Urban architecture comprises buildings made for an urban setting, specifically for large or growing cities. With nearly half of the world's population currently living in urban cities, urban architecture has become a vital and thriving field of design. Special considerations of this area of design are concerned with the practicalities of city life, including high-capacity housing and workplaces, harmony of form and function, and, more recently, energy-efficient design.
High rise apartments and businesses are classic examples of urban design. In a rural or suburban setting there is no need to build a 20-story apartment complex that can house more than a thousand residents. Urban architecture provides the space and design principles to allow a lot of people to live and work in close proximity. Because of this, efficient use of space is a highly important factor in this kind of design.
One new form of urban architecture gaining popularity in some cities is the concept of multi-use buildings. In the age of telecommuting, these multi-functional buildings can provide both living space and private offices for those who work from home. Combining these types of buildings with ground-level commercial enterprises, such as boutiques, restaurants, and grocery stores, allows residents to live, work, and shop all in the same building. Multi-use buildings epitomize the efficiency of space, and the proximity of necessities can allow residents more down time from the fast-paced city life.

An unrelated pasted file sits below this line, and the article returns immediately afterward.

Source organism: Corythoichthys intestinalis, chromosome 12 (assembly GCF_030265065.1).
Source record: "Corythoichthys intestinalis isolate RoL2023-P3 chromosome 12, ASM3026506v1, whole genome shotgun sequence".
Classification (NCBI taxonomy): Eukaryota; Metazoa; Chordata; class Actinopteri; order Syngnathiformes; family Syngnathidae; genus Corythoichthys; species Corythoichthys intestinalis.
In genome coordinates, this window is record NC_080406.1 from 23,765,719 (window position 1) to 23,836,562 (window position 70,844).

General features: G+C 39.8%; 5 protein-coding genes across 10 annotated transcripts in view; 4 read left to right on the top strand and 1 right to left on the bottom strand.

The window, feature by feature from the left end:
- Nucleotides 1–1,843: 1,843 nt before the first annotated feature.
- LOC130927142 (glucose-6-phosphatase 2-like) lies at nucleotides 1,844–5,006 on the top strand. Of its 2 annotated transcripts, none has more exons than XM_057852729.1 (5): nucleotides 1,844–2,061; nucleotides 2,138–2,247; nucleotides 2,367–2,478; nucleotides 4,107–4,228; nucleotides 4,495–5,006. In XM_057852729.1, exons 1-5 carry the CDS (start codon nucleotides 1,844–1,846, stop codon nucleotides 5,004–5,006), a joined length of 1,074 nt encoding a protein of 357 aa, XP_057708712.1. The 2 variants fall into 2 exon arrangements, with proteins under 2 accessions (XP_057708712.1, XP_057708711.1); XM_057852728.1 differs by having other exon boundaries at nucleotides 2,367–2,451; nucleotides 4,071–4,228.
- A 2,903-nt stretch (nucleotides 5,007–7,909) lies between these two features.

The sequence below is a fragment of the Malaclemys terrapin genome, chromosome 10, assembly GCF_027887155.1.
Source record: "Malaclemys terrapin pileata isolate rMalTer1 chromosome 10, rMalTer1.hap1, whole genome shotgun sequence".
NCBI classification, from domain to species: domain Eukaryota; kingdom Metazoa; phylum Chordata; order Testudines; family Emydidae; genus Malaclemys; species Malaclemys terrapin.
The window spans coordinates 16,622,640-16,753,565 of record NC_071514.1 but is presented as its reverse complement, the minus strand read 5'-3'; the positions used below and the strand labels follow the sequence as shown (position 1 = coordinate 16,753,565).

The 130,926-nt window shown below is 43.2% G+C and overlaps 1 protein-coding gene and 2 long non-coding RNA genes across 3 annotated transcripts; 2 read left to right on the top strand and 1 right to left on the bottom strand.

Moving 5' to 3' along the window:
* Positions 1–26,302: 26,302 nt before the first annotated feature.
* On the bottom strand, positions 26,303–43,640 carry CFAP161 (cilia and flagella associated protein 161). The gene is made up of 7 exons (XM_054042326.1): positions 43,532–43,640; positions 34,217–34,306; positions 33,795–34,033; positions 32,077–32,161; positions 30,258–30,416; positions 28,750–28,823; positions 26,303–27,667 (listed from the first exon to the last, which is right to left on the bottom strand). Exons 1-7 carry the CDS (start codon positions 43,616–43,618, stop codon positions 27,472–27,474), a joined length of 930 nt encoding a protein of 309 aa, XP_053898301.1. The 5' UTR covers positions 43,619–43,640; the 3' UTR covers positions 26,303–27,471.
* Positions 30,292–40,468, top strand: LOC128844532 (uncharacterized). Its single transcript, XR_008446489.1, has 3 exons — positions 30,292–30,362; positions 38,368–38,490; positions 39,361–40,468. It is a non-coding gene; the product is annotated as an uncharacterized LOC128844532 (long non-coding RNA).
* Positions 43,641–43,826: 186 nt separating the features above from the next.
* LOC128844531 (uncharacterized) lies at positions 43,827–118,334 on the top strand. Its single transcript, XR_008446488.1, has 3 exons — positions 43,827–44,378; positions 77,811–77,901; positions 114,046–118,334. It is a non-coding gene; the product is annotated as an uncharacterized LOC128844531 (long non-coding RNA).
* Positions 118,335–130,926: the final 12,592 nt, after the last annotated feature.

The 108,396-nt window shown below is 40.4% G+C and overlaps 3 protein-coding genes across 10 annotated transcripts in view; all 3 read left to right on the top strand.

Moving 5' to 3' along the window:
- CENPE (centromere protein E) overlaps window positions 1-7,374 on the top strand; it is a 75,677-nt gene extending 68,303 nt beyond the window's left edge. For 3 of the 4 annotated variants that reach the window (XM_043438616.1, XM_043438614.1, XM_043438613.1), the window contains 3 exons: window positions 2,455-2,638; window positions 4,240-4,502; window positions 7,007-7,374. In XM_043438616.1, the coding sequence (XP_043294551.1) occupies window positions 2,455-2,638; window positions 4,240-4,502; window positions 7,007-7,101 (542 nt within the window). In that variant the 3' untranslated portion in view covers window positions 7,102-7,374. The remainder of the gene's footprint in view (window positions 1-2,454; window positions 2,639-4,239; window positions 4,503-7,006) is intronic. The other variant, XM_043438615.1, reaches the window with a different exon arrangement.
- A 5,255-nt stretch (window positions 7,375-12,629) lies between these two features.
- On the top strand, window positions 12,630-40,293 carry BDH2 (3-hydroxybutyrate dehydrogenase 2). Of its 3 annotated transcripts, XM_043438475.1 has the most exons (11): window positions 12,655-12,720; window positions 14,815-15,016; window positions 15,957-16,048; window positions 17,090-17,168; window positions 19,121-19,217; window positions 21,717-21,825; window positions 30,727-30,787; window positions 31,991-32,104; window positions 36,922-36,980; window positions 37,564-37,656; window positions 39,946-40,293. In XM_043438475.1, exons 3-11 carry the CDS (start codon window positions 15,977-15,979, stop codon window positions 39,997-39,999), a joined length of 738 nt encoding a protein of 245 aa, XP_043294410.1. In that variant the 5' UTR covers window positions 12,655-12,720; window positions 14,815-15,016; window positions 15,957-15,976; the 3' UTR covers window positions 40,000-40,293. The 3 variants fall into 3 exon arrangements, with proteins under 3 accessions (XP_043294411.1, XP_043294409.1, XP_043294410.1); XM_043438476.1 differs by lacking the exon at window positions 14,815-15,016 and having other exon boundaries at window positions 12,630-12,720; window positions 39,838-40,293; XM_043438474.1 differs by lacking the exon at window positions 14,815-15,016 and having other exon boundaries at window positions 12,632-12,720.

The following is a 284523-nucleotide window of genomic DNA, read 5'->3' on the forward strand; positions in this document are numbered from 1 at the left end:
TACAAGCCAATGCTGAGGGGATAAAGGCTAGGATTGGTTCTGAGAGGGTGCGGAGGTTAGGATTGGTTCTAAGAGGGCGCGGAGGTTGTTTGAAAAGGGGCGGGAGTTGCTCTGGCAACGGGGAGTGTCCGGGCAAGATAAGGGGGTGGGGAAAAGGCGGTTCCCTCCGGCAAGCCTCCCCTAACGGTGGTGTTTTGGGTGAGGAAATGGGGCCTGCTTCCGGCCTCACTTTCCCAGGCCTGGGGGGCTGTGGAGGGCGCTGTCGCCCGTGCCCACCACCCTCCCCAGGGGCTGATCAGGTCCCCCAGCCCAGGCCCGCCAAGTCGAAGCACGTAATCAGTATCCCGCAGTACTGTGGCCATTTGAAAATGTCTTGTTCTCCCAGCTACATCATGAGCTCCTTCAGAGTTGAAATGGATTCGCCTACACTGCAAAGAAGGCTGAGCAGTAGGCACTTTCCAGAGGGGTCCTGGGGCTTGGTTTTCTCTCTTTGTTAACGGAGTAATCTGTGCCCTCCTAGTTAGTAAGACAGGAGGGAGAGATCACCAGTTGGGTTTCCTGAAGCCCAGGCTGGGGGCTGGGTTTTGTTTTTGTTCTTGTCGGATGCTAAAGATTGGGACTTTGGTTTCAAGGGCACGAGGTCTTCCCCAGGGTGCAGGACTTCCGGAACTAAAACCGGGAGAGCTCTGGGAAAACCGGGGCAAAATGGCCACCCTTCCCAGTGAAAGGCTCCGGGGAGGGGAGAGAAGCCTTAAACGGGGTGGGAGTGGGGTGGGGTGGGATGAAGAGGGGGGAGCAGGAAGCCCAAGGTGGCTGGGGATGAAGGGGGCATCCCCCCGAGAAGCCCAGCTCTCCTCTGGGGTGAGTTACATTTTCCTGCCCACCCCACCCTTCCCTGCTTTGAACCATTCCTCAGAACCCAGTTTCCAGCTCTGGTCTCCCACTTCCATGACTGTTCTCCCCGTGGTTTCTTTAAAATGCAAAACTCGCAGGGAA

With recent publicity over the deteriorating natural resources of the planet, much of urban architecture is becoming devoted to sustainable, environmentally-friendly design and buildings. The use of recycled material as insulation, solar panels, rooftop gardens and pre-installed appliances that are energy-saving all represent innovative techniques used to make urban architecture more green. Because urban areas are typically high sources of pollution and smog, incorporating environmental advances into new buildings isn't just trendy, it can be beneficial to the health of a city's residents.
Although the practicality of urban architecture is paramount, style and artistry need not be neglected. Many of the most famous structures in the world are triumphs of urban design. The Petronas Twin Towers of Kuala Lumpur, the Leaning Tower of Pisa, the Empire State Building, and the Taipei 101 are all products of urban architecture. Far from austere and impersonal, urban architecture can be beacon of innovation and artistry.
This growing field of architectural design is constantly in need of new visionaries, particularly those versed in new technology that makes buildings safer and better for the environment. Many top universities offer degrees that allow students to specialize in urban development and design. With experts predicting the city population to continue throughout the 21st century, students choosing to pursue a career in urban architecture may have a bright and busy future ahead of them.